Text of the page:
ASIA’S RELIGIONS – CHANG, LIT-SEN
Dr.Chang has provided a valuable data concerning the history and the major ideas of Asia�s religions. He has given accurate description of the fundamental assertions and ideas that provide a structure for faith in major Asia�s religions.He is analytical in his approach of the system of belief and the fundamental doctrine of each major Asia�s religions. He also points out the margins of the particular religions in term of intellectual, social and moral. He is critical in their teaching of the doctrine of God, Creation, Man, Sin, Salvation as well as on the last things (eschatology). This we can see that he is distinguished and different from most of the academic historians of religions. The academics generally choose to suspend critical judgment when dealing with religions other than their own. This suspension of judgment follows from a real interest to discover what people of other faiths believe and what such believing entails. Critical judgment is thought to often get in the way of understanding. Avoiding a distortion of religious ideas at the same time as critically judging is such a problem that most scholars choose to abandon the critical task in favor of accurate description. Dr.Chang’s Christian criticism concerning the Asia’s religions is biblical. His critiques go to the core of non-Christian philosophy, culture and Asia’s religions by exposing their underlying presuppositions which is not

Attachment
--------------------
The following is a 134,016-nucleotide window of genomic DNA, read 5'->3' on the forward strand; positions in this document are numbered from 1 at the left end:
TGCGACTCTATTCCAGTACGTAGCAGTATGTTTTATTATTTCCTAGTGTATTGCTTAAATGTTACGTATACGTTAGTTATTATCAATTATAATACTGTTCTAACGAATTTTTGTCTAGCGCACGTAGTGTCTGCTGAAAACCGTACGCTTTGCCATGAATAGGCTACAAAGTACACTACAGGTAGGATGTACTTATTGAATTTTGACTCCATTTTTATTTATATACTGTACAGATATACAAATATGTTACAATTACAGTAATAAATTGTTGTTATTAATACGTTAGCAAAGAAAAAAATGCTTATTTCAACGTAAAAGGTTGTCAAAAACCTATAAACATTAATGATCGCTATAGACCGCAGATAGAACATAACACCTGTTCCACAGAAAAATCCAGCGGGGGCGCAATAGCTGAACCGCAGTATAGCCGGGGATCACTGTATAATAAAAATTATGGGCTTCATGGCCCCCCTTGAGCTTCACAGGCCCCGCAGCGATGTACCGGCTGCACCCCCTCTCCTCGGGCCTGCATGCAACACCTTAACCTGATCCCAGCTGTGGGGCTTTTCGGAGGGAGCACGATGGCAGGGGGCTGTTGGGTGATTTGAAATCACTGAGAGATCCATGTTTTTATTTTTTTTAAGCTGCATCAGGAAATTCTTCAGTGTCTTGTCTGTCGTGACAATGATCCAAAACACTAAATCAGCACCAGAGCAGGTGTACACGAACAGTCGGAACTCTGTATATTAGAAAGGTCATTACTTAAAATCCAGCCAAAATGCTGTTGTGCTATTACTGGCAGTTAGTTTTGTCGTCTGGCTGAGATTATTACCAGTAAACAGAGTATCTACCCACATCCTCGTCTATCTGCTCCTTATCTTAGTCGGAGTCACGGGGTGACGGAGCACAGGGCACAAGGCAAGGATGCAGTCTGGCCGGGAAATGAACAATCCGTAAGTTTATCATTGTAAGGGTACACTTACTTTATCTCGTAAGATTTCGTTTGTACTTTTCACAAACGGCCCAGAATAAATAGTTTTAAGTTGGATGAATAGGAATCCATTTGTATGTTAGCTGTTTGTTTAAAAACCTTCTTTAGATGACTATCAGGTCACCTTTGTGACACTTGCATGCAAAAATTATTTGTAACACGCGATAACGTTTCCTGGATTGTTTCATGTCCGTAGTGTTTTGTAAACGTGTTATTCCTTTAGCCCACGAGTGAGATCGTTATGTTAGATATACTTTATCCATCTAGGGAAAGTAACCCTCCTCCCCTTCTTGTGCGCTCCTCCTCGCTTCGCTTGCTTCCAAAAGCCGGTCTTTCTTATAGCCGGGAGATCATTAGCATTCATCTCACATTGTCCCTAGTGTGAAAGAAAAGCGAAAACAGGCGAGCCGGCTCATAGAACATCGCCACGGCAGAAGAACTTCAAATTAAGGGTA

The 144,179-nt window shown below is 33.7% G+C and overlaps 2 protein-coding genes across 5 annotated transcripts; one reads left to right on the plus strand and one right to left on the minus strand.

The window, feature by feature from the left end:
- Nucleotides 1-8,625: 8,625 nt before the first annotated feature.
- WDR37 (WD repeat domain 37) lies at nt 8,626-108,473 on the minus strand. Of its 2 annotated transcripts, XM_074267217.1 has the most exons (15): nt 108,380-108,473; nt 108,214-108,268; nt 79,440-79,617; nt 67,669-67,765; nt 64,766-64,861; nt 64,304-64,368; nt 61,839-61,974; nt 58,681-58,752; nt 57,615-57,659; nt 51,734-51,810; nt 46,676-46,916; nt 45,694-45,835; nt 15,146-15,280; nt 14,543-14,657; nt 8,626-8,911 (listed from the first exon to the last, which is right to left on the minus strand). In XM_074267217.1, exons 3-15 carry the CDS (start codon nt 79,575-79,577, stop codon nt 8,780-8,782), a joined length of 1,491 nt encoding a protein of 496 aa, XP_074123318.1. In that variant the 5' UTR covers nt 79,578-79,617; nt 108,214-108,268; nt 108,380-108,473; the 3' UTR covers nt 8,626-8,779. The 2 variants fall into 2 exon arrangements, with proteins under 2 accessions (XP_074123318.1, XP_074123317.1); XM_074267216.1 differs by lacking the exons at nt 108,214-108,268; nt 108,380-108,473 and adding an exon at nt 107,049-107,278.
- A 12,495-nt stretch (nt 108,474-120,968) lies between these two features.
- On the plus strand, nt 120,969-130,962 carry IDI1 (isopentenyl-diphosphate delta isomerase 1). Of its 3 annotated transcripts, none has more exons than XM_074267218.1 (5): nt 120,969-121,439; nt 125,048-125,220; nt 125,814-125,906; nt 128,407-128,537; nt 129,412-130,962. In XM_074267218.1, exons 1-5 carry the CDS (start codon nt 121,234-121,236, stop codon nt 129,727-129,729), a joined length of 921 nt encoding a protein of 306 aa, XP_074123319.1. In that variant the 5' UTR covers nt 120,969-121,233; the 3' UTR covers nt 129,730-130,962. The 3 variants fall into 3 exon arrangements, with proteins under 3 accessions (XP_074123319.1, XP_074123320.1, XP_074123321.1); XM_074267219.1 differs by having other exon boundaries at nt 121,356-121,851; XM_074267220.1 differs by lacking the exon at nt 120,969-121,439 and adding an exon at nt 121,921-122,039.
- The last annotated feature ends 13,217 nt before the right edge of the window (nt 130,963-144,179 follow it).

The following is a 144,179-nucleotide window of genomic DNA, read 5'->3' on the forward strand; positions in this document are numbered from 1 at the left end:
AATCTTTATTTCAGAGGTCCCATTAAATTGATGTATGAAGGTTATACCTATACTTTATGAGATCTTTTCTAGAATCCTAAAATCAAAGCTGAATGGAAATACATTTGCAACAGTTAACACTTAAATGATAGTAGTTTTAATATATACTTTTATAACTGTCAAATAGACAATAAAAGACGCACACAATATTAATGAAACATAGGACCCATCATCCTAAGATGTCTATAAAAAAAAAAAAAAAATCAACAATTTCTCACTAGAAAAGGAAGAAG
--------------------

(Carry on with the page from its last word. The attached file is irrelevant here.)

biblical.His concern is on the system of beliefs rather than specific claims made by Asia’s religions. It is true that we should give attention to how such claims fit into a larger pattern of belief, because not all claims are being put forward for acceptance by advocates of a particular religion. In the age of toleration and pluralism in the 21st century postmodern world,believers of other faith would tell the Christians not to impose their values on others. Genuine dialogue is not that the partners agree before hand to relativise their own conviction, but that they accept each other as persons. In order to enter into a deep relationship with a person the essential requirement is not that he agrees with me, that I agree with him, or that we are both willing to negotiate a compromise, but rather that I turn to him with the willingness to listen to him, to understand him and to seek mutual enrichment. The real dialogue takes place in an ultimate, personal depth. It does not have to be a talking about religion.13 But something does distinguish real dialogue: the challenge. Dialogue challenges both partners, takes them out of the security of their own prisons which is built by their philosophy and theology, confronts them with reality and with truth.This book serves as a succinct summaries and biblically-based critiques of the traditional religions in Asia. It offers us, Christian, to understand the belief and fundamental doctrines of Asia’s religions.